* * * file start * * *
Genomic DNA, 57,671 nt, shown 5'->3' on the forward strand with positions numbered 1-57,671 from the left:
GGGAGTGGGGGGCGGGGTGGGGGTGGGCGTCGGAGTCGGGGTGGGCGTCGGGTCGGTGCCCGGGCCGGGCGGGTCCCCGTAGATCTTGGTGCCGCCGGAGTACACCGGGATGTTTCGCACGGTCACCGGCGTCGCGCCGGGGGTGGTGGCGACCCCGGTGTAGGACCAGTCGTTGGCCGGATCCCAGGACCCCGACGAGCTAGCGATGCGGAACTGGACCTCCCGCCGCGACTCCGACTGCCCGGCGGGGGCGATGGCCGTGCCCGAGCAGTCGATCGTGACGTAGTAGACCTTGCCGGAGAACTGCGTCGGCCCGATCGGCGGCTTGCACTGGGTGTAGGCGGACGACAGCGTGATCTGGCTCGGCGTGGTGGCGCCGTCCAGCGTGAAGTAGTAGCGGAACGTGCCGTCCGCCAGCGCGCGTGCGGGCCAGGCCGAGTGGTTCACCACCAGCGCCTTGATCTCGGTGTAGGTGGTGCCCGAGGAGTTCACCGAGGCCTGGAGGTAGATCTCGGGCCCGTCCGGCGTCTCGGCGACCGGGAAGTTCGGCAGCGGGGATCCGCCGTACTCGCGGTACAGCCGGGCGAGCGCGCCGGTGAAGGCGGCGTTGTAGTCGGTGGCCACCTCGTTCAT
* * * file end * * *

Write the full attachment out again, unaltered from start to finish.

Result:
Genomic DNA, 57,671 nt, shown 5'->3' on the forward strand with positions numbered 1-57,671 from the left:
GGGAGTGGGGGGCGGGGTGGGGGTGGGCGTCGGAGTCGGGGTGGGCGTCGGGTCGGTGCCCGGGCCGGGCGGGTCCCCGTAGATCTTGGTGCCGCCGGAGTACACCGGGATGTTTCGCACGGTCACCGGCGTCGCGCCGGGGGTGGTGGCGACCCCGGTGTAGGACCAGTCGTTGGCCGGATCCCAGGACCCCGACGAGCTAGCGATGCGGAACTGGACCTCCCGCCGCGACTCCGACTGCCCGGCGGGGGCGATGGCCGTGCCCGAGCAGTCGATCGTGACGTAGTAGACCTTGCCGGAGAACTGCGTCGGCCCGATCGGCGGCTTGCACTGGGTGTAGGCGGACGACAGCGTGATCTGGCTCGGCGTGGTGGCGCCGTCCAGCGTGAAGTAGTAGCGGAACGTGCCGTCCGCCAGCGCGCGTGCGGGCCAGGCCGAGTGGTTCACCACCAGCGCCTTGATCTCGGTGTAGGTGGTGCCCGAGGAGTTCACCGAGGCCTGGAGGTAGATCTCGGGCCCGTCCGGCGTCTCGGCGACCGGGAAGTTCGGCAGCGGGGATCCGCCGTACTCGCGGTACAGCCGGGCGAGCGCGCCGGTGAAGGCGGCGTTGTAGTCGGTGGCCACCTCGTTCAT